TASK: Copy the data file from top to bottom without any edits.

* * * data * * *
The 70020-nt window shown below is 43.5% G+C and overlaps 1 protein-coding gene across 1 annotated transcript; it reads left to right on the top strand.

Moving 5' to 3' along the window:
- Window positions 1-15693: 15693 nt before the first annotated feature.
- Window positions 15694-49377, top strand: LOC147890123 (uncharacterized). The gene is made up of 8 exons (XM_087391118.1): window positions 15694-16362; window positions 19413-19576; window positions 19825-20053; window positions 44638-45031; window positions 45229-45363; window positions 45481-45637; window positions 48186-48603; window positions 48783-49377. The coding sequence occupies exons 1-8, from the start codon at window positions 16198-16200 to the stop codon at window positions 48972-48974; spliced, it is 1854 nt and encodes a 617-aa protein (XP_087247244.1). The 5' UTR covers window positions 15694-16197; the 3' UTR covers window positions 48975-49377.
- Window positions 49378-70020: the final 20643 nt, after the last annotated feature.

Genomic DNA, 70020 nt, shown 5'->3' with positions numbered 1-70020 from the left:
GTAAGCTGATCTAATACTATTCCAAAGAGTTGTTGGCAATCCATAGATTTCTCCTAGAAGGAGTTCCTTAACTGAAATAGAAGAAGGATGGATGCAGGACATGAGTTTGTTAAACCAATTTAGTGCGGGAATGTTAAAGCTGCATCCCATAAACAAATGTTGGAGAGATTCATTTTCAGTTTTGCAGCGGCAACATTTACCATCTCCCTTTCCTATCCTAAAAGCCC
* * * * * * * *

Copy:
The 70020-nt window shown below is 43.5% G+C and overlaps 1 protein-coding gene across 1 annotated transcript; it reads left to right on the top strand.

Moving 5' to 3' along the window:
- Window positions 1-15693: 15693 nt before the first annotated feature.
- Window positions 15694-49377, top strand: LOC147890123 (uncharacterized). The gene is made up of 8 exons (XM_087391118.1): window positions 15694-16362; window positions 19413-19576; window positions 19825-20053; window positions 44638-45031; window positions 45229-45363; window positions 45481-45637; window positions 48186-48603; window positions 48783-49377. The coding sequence occupies exons 1-8, from the start codon at window positions 16198-16200 to the stop codon at window positions 48972-48974; spliced, it is 1854 nt and encodes a 617-aa protein (XP_087247244.1). The 5' UTR covers window positions 15694-16197; the 3' UTR covers window positions 48975-49377.
- Window positions 49378-70020: the final 20643 nt, after the last annotated feature.

Genomic DNA, 70020 nt, shown 5'->3' with positions numbered 1-70020 from the left:
GTAAGCTGATCTAATACTATTCCAAAGAGTTGTTGGCAATCCATAGATTTCTCCTAGAAGGAGTTCCTTAACTGAAATAGAAGAAGGATGGATGCAGGACATGAGTTTGTTAAACCAATTTAGTGCGGGAATGTTAAAGCTGCATCCCATAAACAAATGTTGGAGAGATTCATTTTCAGTTTTGCAGCGGCAACATTTACCATCTCCCTTTCCTATCCTAAAAGCCC